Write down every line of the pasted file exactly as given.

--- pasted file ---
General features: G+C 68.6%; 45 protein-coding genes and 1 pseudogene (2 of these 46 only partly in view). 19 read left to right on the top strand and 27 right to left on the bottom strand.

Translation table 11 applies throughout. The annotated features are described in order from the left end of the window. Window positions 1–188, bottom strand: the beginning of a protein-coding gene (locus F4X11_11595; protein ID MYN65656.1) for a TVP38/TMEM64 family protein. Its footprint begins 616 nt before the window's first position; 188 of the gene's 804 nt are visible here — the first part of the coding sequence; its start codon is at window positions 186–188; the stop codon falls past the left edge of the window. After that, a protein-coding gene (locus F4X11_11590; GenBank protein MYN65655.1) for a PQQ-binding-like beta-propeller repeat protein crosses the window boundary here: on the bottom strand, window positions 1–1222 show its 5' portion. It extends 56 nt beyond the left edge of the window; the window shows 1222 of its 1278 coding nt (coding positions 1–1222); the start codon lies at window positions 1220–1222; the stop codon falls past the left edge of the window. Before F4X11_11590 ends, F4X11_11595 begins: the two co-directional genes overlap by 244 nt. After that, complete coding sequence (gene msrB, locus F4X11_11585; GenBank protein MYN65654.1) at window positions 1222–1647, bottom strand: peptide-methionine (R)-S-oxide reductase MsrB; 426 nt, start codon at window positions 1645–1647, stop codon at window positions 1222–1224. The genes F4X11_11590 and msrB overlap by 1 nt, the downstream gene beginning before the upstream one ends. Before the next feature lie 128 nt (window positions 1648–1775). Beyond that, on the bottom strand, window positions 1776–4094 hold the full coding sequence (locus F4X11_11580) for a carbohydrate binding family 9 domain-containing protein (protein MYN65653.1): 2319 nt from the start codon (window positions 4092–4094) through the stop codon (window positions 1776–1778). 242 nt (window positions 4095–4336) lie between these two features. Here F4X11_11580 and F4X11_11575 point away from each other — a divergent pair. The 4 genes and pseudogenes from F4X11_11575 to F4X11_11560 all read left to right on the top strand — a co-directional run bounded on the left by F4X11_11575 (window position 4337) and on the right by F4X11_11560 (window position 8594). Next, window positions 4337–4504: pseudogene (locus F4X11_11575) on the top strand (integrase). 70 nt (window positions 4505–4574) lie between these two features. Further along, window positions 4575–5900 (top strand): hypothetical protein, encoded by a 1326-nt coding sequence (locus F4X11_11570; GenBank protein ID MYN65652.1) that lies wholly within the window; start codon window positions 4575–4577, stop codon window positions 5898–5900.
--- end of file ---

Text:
General features: G+C 68.6%; 45 protein-coding genes and 1 pseudogene (2 of these 46 only partly in view). 19 read left to right on the top strand and 27 right to left on the bottom strand.

Translation table 11 applies throughout. The annotated features are described in order from the left end of the window. Window positions 1–188, bottom strand: the beginning of a protein-coding gene (locus F4X11_11595; protein ID MYN65656.1) for a TVP38/TMEM64 family protein. Its footprint begins 616 nt before the window's first position; 188 of the gene's 804 nt are visible here — the first part of the coding sequence; its start codon is at window positions 186–188; the stop codon falls past the left edge of the window. After that, a protein-coding gene (locus F4X11_11590; GenBank protein MYN65655.1) for a PQQ-binding-like beta-propeller repeat protein crosses the window boundary here: on the bottom strand, window positions 1–1222 show its 5' portion. It extends 56 nt beyond the left edge of the window; the window shows 1222 of its 1278 coding nt (coding positions 1–1222); the start codon lies at window positions 1220–1222; the stop codon falls past the left edge of the window. Before F4X11_11590 ends, F4X11_11595 begins: the two co-directional genes overlap by 244 nt. After that, complete coding sequence (gene msrB, locus F4X11_11585; GenBank protein MYN65654.1) at window positions 1222–1647, bottom strand: peptide-methionine (R)-S-oxide reductase MsrB; 426 nt, start codon at window positions 1645–1647, stop codon at window positions 1222–1224. The genes F4X11_11590 and msrB overlap by 1 nt, the downstream gene beginning before the upstream one ends. Before the next feature lie 128 nt (window positions 1648–1775). Beyond that, on the bottom strand, window positions 1776–4094 hold the full coding sequence (locus F4X11_11580) for a carbohydrate binding family 9 domain-containing protein (protein MYN65653.1): 2319 nt from the start codon (window positions 4092–4094) through the stop codon (window positions 1776–1778). 242 nt (window positions 4095–4336) lie between these two features. Here F4X11_11580 and F4X11_11575 point away from each other — a divergent pair. The 4 genes and pseudogenes from F4X11_11575 to F4X11_11560 all read left to right on the top strand — a co-directional run bounded on the left by F4X11_11575 (window position 4337) and on the right by F4X11_11560 (window position 8594). Next, window positions 4337–4504: pseudogene (locus F4X11_11575) on the top strand (integrase). 70 nt (window positions 4505–4574) lie between these two features. Further along, window positions 4575–5900 (top strand): hypothetical protein, encoded by a 1326-nt coding sequence (locus F4X11_11570; GenBank protein ID MYN65652.1) that lies wholly within the window; start codon window positions 4575–4577, stop codon window positions 5898–5900.